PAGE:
A new £18m sports college has celebrated its official opening in Fazakerley, as the latest development in the Liverpool Schools Investment Programme.
Archbishop Beck Catholic Sports College opened its doors for the first time to some well-known faces, including Mayor Joe Anderson, the Archbishop of Liverpool, the Most Reverend Malcolm McMahon, and former government Education Secretary, Estelle Morris.
Paul Dickinson, the head teacher of the college, told JMU Journalism: “The opening was an opportunity for us as a college to thank so many people for helping us build a fabulous new facility. It required a lot of people working together as a team to get to where we are now.”
The college has been requesting for a new building since 2008, shortly after Mr Dickinson took over as head.
Mayor Joe Anderson praised the new building, saying: “The new Archbishop Beck Catholic Sports College is a fantastic new facility which will provide thousands of young people with a fantastic education in great surroundings.”
The modern school’s facilities include a sports hall with sixth courts, state-of-the-art classrooms, dance and recording studios, and a 3G pitch.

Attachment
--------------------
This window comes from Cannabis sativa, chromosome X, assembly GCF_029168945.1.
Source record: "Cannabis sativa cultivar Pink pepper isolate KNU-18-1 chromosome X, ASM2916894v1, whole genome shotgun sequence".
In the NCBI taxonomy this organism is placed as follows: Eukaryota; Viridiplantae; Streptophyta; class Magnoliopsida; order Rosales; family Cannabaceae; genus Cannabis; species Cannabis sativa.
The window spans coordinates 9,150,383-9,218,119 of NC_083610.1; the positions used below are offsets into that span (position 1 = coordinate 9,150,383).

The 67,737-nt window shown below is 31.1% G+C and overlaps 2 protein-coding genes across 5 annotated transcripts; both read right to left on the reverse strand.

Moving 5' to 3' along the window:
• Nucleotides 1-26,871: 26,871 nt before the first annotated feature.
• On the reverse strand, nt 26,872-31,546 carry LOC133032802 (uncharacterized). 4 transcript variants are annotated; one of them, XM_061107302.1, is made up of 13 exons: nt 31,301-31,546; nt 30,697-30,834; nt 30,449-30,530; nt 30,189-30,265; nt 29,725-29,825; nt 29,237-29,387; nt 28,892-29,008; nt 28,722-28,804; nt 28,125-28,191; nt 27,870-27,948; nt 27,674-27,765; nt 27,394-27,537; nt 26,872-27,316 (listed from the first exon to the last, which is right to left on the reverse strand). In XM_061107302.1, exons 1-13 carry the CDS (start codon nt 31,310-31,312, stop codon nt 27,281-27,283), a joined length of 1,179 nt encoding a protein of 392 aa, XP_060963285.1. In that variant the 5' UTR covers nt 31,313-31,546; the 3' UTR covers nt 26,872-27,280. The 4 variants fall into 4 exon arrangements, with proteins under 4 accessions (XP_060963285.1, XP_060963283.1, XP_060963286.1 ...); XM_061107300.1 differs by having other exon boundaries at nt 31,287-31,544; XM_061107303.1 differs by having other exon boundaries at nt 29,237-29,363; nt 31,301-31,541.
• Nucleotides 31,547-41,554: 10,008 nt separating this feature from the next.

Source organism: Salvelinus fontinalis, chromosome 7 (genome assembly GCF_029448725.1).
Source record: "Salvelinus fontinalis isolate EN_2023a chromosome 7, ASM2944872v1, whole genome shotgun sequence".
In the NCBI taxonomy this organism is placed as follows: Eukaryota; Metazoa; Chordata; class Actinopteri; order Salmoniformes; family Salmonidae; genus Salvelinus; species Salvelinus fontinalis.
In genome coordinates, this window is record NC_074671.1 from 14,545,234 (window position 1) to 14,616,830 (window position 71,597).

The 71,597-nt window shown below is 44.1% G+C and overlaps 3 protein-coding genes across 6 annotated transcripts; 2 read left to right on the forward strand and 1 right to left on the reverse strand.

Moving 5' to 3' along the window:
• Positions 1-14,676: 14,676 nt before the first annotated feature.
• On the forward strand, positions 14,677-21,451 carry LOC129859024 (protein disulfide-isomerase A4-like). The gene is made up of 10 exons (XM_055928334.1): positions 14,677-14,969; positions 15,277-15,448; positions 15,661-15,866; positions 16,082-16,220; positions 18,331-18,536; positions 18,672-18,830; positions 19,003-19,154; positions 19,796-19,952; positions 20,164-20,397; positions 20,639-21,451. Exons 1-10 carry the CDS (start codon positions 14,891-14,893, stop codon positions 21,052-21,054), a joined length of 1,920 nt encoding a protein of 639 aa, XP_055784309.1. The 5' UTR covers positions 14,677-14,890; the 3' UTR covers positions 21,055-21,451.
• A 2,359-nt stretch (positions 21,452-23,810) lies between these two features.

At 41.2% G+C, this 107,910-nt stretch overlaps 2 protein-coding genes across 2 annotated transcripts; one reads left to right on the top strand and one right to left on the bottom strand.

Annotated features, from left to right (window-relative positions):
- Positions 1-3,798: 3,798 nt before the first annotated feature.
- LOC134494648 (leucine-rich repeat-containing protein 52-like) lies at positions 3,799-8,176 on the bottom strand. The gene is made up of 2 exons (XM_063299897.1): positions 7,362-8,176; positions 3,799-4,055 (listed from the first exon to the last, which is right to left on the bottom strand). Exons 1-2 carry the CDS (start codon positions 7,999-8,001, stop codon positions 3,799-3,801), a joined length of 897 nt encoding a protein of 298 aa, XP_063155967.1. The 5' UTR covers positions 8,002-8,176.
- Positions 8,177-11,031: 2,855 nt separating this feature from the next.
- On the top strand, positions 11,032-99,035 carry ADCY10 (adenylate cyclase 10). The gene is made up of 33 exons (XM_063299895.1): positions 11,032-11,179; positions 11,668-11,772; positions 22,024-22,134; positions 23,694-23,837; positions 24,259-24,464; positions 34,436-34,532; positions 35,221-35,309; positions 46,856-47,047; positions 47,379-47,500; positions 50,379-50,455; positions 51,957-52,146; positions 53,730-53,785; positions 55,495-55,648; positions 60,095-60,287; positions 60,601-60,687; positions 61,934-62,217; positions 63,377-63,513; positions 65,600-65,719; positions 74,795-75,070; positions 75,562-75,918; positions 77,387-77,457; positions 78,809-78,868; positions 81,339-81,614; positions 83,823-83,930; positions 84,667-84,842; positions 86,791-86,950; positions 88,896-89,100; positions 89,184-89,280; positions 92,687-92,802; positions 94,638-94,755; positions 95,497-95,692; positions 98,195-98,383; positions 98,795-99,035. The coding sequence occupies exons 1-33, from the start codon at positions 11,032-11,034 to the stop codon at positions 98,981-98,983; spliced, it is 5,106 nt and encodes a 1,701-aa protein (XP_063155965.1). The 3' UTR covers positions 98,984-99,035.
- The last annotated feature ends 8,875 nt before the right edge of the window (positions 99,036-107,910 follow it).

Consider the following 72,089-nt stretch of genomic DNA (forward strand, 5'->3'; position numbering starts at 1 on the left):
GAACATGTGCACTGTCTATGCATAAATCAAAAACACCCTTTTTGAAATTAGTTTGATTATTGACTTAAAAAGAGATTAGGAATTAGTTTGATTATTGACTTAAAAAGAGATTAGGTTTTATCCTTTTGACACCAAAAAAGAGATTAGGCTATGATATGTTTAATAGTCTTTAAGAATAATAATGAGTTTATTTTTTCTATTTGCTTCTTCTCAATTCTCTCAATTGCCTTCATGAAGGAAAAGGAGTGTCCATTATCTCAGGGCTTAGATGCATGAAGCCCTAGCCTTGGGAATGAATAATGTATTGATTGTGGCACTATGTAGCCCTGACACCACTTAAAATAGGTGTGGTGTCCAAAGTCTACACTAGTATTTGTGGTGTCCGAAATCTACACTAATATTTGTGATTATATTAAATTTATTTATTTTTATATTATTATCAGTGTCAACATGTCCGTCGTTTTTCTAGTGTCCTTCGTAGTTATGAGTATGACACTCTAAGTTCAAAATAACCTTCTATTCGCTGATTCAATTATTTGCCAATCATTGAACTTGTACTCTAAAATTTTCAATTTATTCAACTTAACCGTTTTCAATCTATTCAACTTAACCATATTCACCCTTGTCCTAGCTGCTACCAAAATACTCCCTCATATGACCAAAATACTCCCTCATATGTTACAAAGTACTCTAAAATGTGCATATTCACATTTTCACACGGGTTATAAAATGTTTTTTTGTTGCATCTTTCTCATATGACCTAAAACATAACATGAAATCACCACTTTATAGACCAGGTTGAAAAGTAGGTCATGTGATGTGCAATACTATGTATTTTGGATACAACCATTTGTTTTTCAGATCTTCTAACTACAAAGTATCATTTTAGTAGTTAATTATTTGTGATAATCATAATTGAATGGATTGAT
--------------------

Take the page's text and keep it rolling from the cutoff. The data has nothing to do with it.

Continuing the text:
The head teacher believes that children deserve first class facilities. Mr Dickinson added: “At Archbishop we put children’s education at the forefront. It’s about making sure that every child has the opportunity to learn in the best environment possible.”
Dave Hanratty, a city councillor for the Fazakerley ward, told JMU Journalism: “As local councillors we are excited about this new school. The facilities they have on offer for their students will hopefully enhance their life skills.
“The investment by the city council has been incredible with engaging local contractors and training for young people in the area gaining vital skills.”
The college that is home to around 1,200 pupils, was built by Willmott Dixon Construction, a company based in Fazakerley. The firm managed to create 27 apprenticeships to assist with the construction.
Around 70% of the budget for the project was spent with businesses around the city.
Mayor Anderson added: “I am really pleased that so many of the subcontracts were awarded to Liverpool firms, meaning that we have been able to recycle millions of pounds back into the city’s economy.”